Sunday, May 19, 2013

Another feminist post, sorry. Well, actually, I'm not.

The most interesting stuff I saw on Facebook this week (besides numerous pictures posted by George Takei...) was about what we teach our daughters to value.

On one hand, we had the brouhaha over Disney's reboot of Merida, the main character from the movie "Brave".  In making her over to fit into the Disney Princess pantheon, the powers-that-be put her in an off-the-shoulder number, replaced her bow and arrow with a tartan sash positioned to emphasize her hips, put rouge on her face, and redrew her crazy mass of curls.  Instead of looking like a young girl on the cusp of womanhood and fighting it tooth-and-claw, as she did in the movie, the Disney Princess Merida looked several years older and much more comfortable with being a hot chick.

The backlash was immediate.  Mothers complained about the sexualization of the character.  Even the original director of "Brave" got into the act; Brenda Chapman said she conceived of Merida, and her strength and independence, as a "love letter" to her own 13-year-old daughter.

After an anti-makeover petition on garnered hundreds of thousands of signatures (it's just shy of 226,000 as of this writing), Disney quietly yanked the picture from its website.  But my guess is that it hasn't canceled any orders for those Princess Merida toys now in production overseas. And I'm betting we'll see them on store shelves this holiday season.

As all this was brewing, a friend posted a link on Facebook to this website, where Texas photographer Jaime Moore posted a photo shoot she did of her daughter on the little girl's fifth birthday.  But instead of going all pink and frilly, Moore dressed and posed her daughter to match portraits of women who were more famous for their brains: Susan B. Anthony, Jane Goodall, and others. I encourage you to click through and take a look at the gallery.  I found it positively uplifting.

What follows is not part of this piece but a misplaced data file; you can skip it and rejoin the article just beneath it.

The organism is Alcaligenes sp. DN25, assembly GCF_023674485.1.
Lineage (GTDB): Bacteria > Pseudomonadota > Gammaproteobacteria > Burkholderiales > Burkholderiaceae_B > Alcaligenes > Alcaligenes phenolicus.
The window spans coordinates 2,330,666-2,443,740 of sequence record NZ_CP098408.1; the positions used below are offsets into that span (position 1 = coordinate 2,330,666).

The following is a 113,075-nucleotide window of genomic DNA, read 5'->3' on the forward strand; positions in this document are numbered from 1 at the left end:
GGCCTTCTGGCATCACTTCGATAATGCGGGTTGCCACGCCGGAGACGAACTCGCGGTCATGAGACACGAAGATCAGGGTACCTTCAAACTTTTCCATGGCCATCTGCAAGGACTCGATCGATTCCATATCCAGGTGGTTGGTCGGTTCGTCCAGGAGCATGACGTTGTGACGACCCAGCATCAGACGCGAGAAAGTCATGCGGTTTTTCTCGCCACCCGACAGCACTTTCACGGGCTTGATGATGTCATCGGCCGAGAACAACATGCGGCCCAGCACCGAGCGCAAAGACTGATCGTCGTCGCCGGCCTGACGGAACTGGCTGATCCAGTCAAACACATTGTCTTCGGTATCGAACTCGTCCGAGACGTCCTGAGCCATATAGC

This all sparked a discussion with my own daughters, who are both in their twenties.  We wondered what it would be like if Disney offered a set of figurines of their Princess characters, but in their pre-princess outfits.  Belle could wear the blue-and-white ensemble she spends most of her movie in, Mulan could wear her soldier's uniform, Sleeping Beauty could go back to being a peasant girl named Rose, and Ariel could...well, okay, the seashell bra has always been problematic.  But I think Disney might be pleasantly surprised at how well such a set would do. After all, it's the potential of these heroines that little girls really relate to -- not that they became princesses, but that they were ordinary girls once.  That's what really gives us all hope, isn't it?  That we, too, can start out ordinary and still be successful?

Speaking of makeovers, the challenge is still on: send me your frilly and/or hot-and-sexy cover reboot for any of the Pipe Woman Chronicles.  I'll post my favorites.

We're at T-minus 3 days and counting for the launch of Annealed on Wednesday, May 22nd.  On release day, I'll be Bill Thompson's guest at the Bookcast; I'll post the link far and wide when it's live.  I've got some other cool stuff in the works, too, including a contest.  More info on that shortly.  It's gonna be a busy week!

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